But there’s another region of the brain that can be activated as we go about editing reality. It’s called the dorsolateral prefrontal cortex, or DLPFC. It’s located just behind the forehead and is one of the last brain areas to develop in young adults. It plays a crucial role in suppressing so-called unwanted representations, getting rid of those thoughts that don’t square with our preconceptions. For scientists, it’s a problem.

When physics students saw the Aristotelian video with the aberrant balls, their DLPFCs kicked into gear and they quickly deleted the image from their consciousness. In most contexts, this act of editing is an essential cognitive skill. (When the DLPFC is damaged, people often struggle to pay attention, since they can’t filter out irrelevant stimuli.) However, when it comes to noticing anomalies, an efficient prefrontal cortex can actually be a serious liability. The DLPFC is constantly censoring the world, erasing facts from our experience. If the ACC is the “Oh shit!” circuit, the DLPFC is the Delete key. When the ACC and DLPFC “turn on together, people aren’t just noticing that something doesn’t look right,” Dunbar says. “They’re also inhibiting that information.”

The lesson is that not all data is created equal in our mind’s eye: When it comes to interpreting our experiments, we see what we want to see and disregard the rest. The physics students, for instance, didn’t watch the video and wonder whether Galileo might be wrong. Instead, they put their trust in theory, tuning out whatever it couldn’t explain. Belief, in other words, is a kind of blindness.

As the article hints, blinding ourselves to facts at odds with our existing beliefs isn’t necessarily “bad”; it helps us cope with life. If we constantly reconsidered every established belief, we wouldn’t be able to deal with day-to-day life (“Can I trust my spouse?” “What if the sun doesn’t come up tomorrow?” “Am I really allergic to peanuts?” “Why can’t I drive on the left side of the road?”) But the stickiness of our beliefs means we had better hope we have wise parents and teachers early in life because false beliefs planted early in life can be hard to overcome.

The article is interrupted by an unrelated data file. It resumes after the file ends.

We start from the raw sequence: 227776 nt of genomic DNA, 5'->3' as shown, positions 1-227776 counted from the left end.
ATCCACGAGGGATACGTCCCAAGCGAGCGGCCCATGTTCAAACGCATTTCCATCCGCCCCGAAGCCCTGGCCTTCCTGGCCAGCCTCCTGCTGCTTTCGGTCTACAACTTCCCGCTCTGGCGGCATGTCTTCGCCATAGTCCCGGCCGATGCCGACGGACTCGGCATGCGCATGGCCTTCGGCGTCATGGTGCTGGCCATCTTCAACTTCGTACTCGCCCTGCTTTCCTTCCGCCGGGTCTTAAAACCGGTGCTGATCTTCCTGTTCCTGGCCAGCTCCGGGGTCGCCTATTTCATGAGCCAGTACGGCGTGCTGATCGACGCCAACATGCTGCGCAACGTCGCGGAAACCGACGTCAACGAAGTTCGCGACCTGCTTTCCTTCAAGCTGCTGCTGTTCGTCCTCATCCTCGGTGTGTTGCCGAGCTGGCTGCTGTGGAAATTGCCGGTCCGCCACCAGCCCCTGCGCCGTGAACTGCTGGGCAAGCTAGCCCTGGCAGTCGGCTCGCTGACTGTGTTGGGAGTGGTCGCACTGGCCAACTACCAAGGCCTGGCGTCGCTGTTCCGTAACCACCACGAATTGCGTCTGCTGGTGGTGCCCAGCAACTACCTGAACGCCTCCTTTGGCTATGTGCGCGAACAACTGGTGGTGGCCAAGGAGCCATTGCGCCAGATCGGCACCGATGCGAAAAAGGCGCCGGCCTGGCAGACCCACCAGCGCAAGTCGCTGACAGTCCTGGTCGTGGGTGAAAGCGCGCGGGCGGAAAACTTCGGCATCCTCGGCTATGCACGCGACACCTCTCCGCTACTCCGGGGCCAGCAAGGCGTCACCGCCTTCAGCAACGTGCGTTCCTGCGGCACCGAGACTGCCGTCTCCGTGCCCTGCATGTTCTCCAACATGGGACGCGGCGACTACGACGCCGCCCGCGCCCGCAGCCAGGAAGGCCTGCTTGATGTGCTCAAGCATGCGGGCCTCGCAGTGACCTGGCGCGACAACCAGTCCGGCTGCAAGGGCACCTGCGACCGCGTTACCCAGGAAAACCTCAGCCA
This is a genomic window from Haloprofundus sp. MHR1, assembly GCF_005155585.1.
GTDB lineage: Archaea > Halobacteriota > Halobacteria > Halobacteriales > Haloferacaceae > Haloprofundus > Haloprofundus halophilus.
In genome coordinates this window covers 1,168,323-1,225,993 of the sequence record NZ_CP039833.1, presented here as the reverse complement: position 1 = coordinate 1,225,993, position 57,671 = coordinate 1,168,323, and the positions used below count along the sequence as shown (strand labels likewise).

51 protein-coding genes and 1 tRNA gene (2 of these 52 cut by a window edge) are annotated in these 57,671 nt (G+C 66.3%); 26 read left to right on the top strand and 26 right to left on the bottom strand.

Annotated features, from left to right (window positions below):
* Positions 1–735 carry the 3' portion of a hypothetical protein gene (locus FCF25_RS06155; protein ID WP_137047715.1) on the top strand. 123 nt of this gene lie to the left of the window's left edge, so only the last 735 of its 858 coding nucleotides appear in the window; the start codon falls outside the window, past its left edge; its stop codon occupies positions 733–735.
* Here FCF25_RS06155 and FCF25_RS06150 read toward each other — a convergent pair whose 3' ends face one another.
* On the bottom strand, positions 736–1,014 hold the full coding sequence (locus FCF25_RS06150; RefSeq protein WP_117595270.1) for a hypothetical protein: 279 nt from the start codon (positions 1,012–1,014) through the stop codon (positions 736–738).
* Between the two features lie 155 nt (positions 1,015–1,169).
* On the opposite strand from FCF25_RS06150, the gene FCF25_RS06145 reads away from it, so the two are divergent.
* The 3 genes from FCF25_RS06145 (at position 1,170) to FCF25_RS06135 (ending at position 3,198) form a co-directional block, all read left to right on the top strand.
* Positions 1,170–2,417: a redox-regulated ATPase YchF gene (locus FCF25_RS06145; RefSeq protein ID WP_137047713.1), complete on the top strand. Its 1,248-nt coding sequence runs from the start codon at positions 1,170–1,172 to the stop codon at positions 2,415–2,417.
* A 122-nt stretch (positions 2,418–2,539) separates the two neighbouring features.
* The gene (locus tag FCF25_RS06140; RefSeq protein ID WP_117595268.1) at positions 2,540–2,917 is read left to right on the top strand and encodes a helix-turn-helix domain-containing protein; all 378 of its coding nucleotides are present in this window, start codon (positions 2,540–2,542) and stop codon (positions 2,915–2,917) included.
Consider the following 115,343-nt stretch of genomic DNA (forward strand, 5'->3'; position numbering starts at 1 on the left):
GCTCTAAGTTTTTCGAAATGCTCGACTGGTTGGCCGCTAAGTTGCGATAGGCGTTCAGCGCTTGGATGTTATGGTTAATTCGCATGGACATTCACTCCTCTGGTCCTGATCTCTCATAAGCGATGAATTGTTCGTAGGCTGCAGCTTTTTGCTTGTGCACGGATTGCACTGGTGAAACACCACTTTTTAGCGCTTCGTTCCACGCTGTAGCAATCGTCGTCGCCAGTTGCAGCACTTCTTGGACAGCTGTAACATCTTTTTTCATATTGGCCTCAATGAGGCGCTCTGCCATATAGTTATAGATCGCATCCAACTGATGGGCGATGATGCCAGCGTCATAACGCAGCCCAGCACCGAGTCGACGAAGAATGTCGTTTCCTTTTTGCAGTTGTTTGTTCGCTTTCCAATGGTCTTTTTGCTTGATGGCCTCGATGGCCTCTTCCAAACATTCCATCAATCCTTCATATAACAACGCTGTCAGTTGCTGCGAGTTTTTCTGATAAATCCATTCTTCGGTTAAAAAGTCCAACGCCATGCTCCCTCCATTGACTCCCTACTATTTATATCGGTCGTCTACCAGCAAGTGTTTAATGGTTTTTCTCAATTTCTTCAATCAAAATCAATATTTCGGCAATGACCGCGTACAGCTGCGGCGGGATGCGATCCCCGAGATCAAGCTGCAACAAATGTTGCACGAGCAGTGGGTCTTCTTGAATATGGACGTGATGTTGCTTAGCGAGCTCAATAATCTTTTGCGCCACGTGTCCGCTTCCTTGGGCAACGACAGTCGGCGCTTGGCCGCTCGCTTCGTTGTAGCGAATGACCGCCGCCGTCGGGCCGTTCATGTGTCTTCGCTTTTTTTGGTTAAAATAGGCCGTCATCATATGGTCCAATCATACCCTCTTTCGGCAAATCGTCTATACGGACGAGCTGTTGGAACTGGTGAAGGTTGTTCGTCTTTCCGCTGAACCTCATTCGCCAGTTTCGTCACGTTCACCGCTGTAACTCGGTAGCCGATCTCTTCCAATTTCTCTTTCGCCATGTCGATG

The article also highlights the findings of a professor who studied how real scientists make breakthroughs and found that success comes from exposing your opinions to others' comment and criticism, especially others who possess knowledge and backgrounds you lack:

While the scientific process is typically seen as a lonely pursuit — researchers solve problems by themselves — Dunbar found that most new scientific ideas emerged from lab meetings, those weekly sessions in which people publicly present their data. Interestingly, the most important element of the lab meeting wasn’t the presentation — it was the debate that followed. Dunbar observed that the skeptical (and sometimes heated) questions asked during a group session frequently triggered breakthroughs, as the scientists were forced to reconsider data they’d previously ignored. The new theory was a product of spontaneous conversation, not solitude; a single bracing query was enough to turn scientists into temporary outsiders, able to look anew at their own work…

This is why other people are so helpful: They shock us out of our cognitive box. “I saw this happen all the time,” Dunbar says. “A scientist would be trying to describe their approach, and they’d be getting a little defensive, and then they’d get this quizzical look on their face. It was like they’d finally understood what was important.”

Posted by James on Thursday, February 18, 2010